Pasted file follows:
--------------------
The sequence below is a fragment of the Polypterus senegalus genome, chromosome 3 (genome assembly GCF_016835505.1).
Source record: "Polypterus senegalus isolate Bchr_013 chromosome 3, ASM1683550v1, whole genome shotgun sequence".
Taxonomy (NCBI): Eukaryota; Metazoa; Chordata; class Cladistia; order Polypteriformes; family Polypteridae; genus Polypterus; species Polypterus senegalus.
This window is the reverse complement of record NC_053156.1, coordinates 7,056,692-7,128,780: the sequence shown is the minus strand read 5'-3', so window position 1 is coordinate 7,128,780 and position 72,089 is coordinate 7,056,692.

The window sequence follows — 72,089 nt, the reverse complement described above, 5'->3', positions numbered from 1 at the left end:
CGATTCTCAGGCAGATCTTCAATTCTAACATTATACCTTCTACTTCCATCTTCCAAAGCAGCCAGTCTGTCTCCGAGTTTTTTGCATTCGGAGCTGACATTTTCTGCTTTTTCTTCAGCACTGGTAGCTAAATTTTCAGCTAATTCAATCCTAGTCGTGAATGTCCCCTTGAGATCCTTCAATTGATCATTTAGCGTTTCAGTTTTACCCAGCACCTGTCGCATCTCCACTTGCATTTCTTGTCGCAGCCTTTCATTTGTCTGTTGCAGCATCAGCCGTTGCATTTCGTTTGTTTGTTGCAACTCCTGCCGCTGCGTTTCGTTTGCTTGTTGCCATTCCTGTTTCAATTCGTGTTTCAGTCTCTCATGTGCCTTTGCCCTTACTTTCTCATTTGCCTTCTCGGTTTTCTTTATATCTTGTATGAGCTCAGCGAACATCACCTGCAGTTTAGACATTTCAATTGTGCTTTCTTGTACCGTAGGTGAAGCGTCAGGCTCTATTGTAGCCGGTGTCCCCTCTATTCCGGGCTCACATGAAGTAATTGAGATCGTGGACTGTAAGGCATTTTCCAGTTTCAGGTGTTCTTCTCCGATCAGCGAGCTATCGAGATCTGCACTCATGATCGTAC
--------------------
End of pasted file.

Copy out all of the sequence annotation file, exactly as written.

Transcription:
The sequence below is a fragment of the Polypterus senegalus genome, chromosome 3 (genome assembly GCF_016835505.1).
Source record: "Polypterus senegalus isolate Bchr_013 chromosome 3, ASM1683550v1, whole genome shotgun sequence".
Taxonomy (NCBI): Eukaryota; Metazoa; Chordata; class Cladistia; order Polypteriformes; family Polypteridae; genus Polypterus; species Polypterus senegalus.
This window is the reverse complement of record NC_053156.1, coordinates 7,056,692-7,128,780: the sequence shown is the minus strand read 5'-3', so window position 1 is coordinate 7,128,780 and position 72,089 is coordinate 7,056,692.

The window sequence follows — 72,089 nt, the reverse complement described above, 5'->3', positions numbered from 1 at the left end:
CGATTCTCAGGCAGATCTTCAATTCTAACATTATACCTTCTACTTCCATCTTCCAAAGCAGCCAGTCTGTCTCCGAGTTTTTTGCATTCGGAGCTGACATTTTCTGCTTTTTCTTCAGCACTGGTAGCTAAATTTTCAGCTAATTCAATCCTAGTCGTGAATGTCCCCTTGAGATCCTTCAATTGATCATTTAGCGTTTCAGTTTTACCCAGCACCTGTCGCATCTCCACTTGCATTTCTTGTCGCAGCCTTTCATTTGTCTGTTGCAGCATCAGCCGTTGCATTTCGTTTGTTTGTTGCAACTCCTGCCGCTGCGTTTCGTTTGCTTGTTGCCATTCCTGTTTCAATTCGTGTTTCAGTCTCTCATGTGCCTTTGCCCTTACTTTCTCATTTGCCTTCTCGGTTTTCTTTATATCTTGTATGAGCTCAGCGAACATCACCTGCAGTTTAGACATTTCAATTGTGCTTTCTTGTACCGTAGGTGAAGCGTCAGGCTCTATTGTAGCCGGTGTCCCCTCTATTCCGGGCTCACATGAAGTAATTGAGATCGTGGACTGTAAGGCATTTTCCAGTTTCAGGTGTTCTTCTCCGATCAGCGAGCTATCGAGATCTGCACTCATGATCGTAC